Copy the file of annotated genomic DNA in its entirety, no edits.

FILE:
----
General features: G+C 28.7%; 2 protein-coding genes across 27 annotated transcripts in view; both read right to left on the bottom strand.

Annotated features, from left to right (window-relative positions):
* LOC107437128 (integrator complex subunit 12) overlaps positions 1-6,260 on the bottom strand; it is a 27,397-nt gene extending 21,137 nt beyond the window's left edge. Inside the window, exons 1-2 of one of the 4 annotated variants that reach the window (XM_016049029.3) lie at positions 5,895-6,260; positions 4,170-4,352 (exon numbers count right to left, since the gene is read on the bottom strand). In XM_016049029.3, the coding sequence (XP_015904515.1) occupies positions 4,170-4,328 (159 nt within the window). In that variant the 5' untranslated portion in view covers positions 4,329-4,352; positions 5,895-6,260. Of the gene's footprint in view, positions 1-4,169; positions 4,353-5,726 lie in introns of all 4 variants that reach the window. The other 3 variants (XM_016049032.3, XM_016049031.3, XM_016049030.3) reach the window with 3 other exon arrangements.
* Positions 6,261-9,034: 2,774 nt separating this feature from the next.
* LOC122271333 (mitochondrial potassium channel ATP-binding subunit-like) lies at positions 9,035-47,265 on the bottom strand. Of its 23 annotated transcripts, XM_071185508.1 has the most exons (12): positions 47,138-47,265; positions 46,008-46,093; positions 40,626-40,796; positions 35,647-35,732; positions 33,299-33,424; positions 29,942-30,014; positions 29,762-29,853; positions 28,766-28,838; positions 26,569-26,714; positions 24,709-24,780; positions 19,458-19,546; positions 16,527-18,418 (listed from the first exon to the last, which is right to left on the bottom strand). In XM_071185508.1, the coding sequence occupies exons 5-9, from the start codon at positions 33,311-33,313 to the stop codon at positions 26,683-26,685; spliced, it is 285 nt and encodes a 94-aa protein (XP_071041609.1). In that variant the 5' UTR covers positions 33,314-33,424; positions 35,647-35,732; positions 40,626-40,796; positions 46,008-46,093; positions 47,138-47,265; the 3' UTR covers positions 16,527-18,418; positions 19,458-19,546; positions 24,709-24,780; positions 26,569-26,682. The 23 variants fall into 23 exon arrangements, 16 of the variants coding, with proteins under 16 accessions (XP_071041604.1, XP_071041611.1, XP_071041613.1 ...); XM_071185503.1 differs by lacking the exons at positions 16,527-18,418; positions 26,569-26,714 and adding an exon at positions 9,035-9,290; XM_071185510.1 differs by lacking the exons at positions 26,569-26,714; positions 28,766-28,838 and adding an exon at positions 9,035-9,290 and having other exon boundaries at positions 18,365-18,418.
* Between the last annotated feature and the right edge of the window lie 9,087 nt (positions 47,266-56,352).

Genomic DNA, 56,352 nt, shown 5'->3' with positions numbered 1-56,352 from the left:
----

General features: G+C 28.7%; 2 protein-coding genes across 27 annotated transcripts in view; both read right to left on the bottom strand.

Annotated features, from left to right (window-relative positions):
* LOC107437128 (integrator complex subunit 12) overlaps positions 1-6,260 on the bottom strand; it is a 27,397-nt gene extending 21,137 nt beyond the window's left edge. Inside the window, exons 1-2 of one of the 4 annotated variants that reach the window (XM_016049029.3) lie at positions 5,895-6,260; positions 4,170-4,352 (exon numbers count right to left, since the gene is read on the bottom strand). In XM_016049029.3, the coding sequence (XP_015904515.1) occupies positions 4,170-4,328 (159 nt within the window). In that variant the 5' untranslated portion in view covers positions 4,329-4,352; positions 5,895-6,260. Of the gene's footprint in view, positions 1-4,169; positions 4,353-5,726 lie in introns of all 4 variants that reach the window. The other 3 variants (XM_016049032.3, XM_016049031.3, XM_016049030.3) reach the window with 3 other exon arrangements.
* Positions 6,261-9,034: 2,774 nt separating this feature from the next.
* LOC122271333 (mitochondrial potassium channel ATP-binding subunit-like) lies at positions 9,035-47,265 on the bottom strand. Of its 23 annotated transcripts, XM_071185508.1 has the most exons (12): positions 47,138-47,265; positions 46,008-46,093; positions 40,626-40,796; positions 35,647-35,732; positions 33,299-33,424; positions 29,942-30,014; positions 29,762-29,853; positions 28,766-28,838; positions 26,569-26,714; positions 24,709-24,780; positions 19,458-19,546; positions 16,527-18,418 (listed from the first exon to the last, which is right to left on the bottom strand). In XM_071185508.1, the coding sequence occupies exons 5-9, from the start codon at positions 33,311-33,313 to the stop codon at positions 26,683-26,685; spliced, it is 285 nt and encodes a 94-aa protein (XP_071041609.1). In that variant the 5' UTR covers positions 33,314-33,424; positions 35,647-35,732; positions 40,626-40,796; positions 46,008-46,093; positions 47,138-47,265; the 3' UTR covers positions 16,527-18,418; positions 19,458-19,546; positions 24,709-24,780; positions 26,569-26,682. The 23 variants fall into 23 exon arrangements, 16 of the variants coding, with proteins under 16 accessions (XP_071041604.1, XP_071041611.1, XP_071041613.1 ...); XM_071185503.1 differs by lacking the exons at positions 16,527-18,418; positions 26,569-26,714 and adding an exon at positions 9,035-9,290; XM_071185510.1 differs by lacking the exons at positions 26,569-26,714; positions 28,766-28,838 and adding an exon at positions 9,035-9,290 and having other exon boundaries at positions 18,365-18,418.
* Between the last annotated feature and the right edge of the window lie 9,087 nt (positions 47,266-56,352).

Genomic DNA, 56,352 nt, shown 5'->3' with positions numbered 1-56,352 from the left: